Yoga Poses To Reduce Stress.
Let’s face it; this past year and a half has been stressful for all of us. Luckily, now is a time that we can all start getting back into a routine and back to “normal”. As we begin to return to this sense of normalcy, it is important to try and leave all of the stressors that weighed us down, behind. Some of the most common symptoms of stress are high blood pressure, headaches, and aches and pains throughout your body. Some great ways to relieve stress and anxiety is by working out and staying active. More specifically, yoga is a great way to not only reduce stressors, but also be active while doing so. Yoga is a mind and body exercise that is said to have originated from India. Using restorative yoga poses to reduce stress can promote not only physical well-being, but mental well-being also. Although it may seem impossible to get rid of all stress completely, these five poses yoga poses to reduce stress are a great way to help melt most of it away.
The bridge pose is great for alleviating stress, mild depression and calming the brain. It is also therapeutic for high blood pressure as well as reduces anxiety, fatigue, and headaches.
When getting into this pose, it is important that once your shoulders are rolled under, to pull them away from your ears forcefully. Otherwise, this could cause your neck to overstretch and increase the risk of an injury (aka more stress). From there, you will lift from the tops of your shoulders, towards the ears and then push from the inner shoulder blades away from the spine.
This pose is most beneficial when held from anywhere between 30 seconds to one minute in time. When lowering yourself from the pose, do so slowly, rolling the spine onto the floor.
Reclining Bound Angle Pose
The reclining bound angle pose is great for beginners to advanced yoga connoisseurs. The benefits of this pose include stimulating abdominal organs, and the heart. As well as helping relieve the symptoms of stress, while stretching the inner thighs, groin, and knees.
If you are finding this pose to be too straining to the inner thighs and groins, lift your feet slightly off the floor or use a yoga block to lay on the outside edges of your feet. To deepen the pose, you can involve your arms. While inhaling, raise your arms towards the ceiling, parallel to each other and perpendicular to the floor. To further increase the stretch, you can lift your pelvis off the floor and place a yoga block underneath the lower sacrum. You can use the three different heights of the block to deepen the pose, however the highest height may be intense for some.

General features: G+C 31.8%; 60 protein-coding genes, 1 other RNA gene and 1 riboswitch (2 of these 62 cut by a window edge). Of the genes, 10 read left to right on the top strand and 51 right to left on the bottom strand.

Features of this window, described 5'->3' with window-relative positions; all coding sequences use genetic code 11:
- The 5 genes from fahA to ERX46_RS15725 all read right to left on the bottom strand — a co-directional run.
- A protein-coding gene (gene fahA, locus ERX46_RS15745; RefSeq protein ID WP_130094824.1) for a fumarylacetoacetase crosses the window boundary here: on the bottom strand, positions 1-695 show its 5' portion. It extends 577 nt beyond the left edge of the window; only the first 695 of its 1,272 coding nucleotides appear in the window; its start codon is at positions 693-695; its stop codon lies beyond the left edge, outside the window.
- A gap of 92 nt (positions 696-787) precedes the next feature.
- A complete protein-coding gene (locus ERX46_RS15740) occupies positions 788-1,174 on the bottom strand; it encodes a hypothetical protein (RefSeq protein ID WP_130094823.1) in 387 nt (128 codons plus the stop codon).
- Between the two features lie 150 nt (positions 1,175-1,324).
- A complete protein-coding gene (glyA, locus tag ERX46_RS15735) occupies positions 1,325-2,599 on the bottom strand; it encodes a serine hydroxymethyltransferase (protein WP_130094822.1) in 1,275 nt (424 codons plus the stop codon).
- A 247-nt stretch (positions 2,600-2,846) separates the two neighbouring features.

The reclining bound angle pose is most beneficial when used for at least one minute. As you continue to use this pose however, you can stay in it anywhere from five to ten minutes. To come out of the pose, use your hands to press your thighs together, then roll over onto your side and push yourself off the floor, torso first.
The well-known child’s pose is great for a few things. The most important being that it helps calm the brain and relieve stress and fatigue. Other benefits include relieving back and neck pain, as well as gently stretching the hips, thighs, and ankles.
While in this pose, think about that with every inhale, you are pushing the back torso towards the ceiling. With that in mind, there should be a sensation of lengthening and widening the spine. From there, each exhale should release the torso a little more deeply into the fold of the child’s pose.
To get the most out of this pose, it is recommended to hold it anywhere from 30 seconds to a few minutes. When exiting this position, lengthen the front torso and then in your inhale, lift from the tailbone as it presses down and into the pelvis.
While the corpse pose may not seem like a yoga pose at all, it is one of the most beneficial and relaxing poses yoga has to offer. Not only does this pose relax and calm the brain, but it also helps relieve stress, reduce headaches, and lower blood pressure.
While in this pose take long breaths in, followed by long, deep breaths out. Try to calm the mind and think of nothing but the sounds of your breaths.
This pose is great and reduces the most stress when in it for around 5 minutes. To exit, roll gently onto one side of your body with an exhalation. Then take two to three breaths and press your hands against the floor, lifting your torso, head following.
Viparita Karani- Legs Up The Wall Pose
The perfect post to end your destressing yoga session is the legs up the wall pose. Not only does this pose help with headaches, relieving backaches, and lowering blood pressure. It is also a great way to get the lactic acid out of your legs after a long workout or being on your legs all day.
A tip to think about while in this pose is to use your breath to keep your thighs against the wall, which in return helps stabilize and better stretch your groins, belly, and spine.
The pose should be held for five minutes at the least and can be stayed in for as long as fifteen minutes total. It is important to note that when exiting the pose, there should be no twisting off the wall. Rather slide off the wall onto the floor before turning to the side.
Let The Stress Wash Away
Namaste. Hopefully, these poses were able to help alleviate some of the many stressors we all encounter every single day. Yoga is a powerful and easy way to help reduce the stress that we all encounter. These poses can be done as often throughout the day or week as needed. However, these poses are not a permanent fix.
Register For A Class
Ascend Fitness and Spa cares about you! To help continue to destress, come drop by a yoga class and unwind. They are guided by our amazing, certified yoga instructors. You can see our monthly schedule of classes and register here.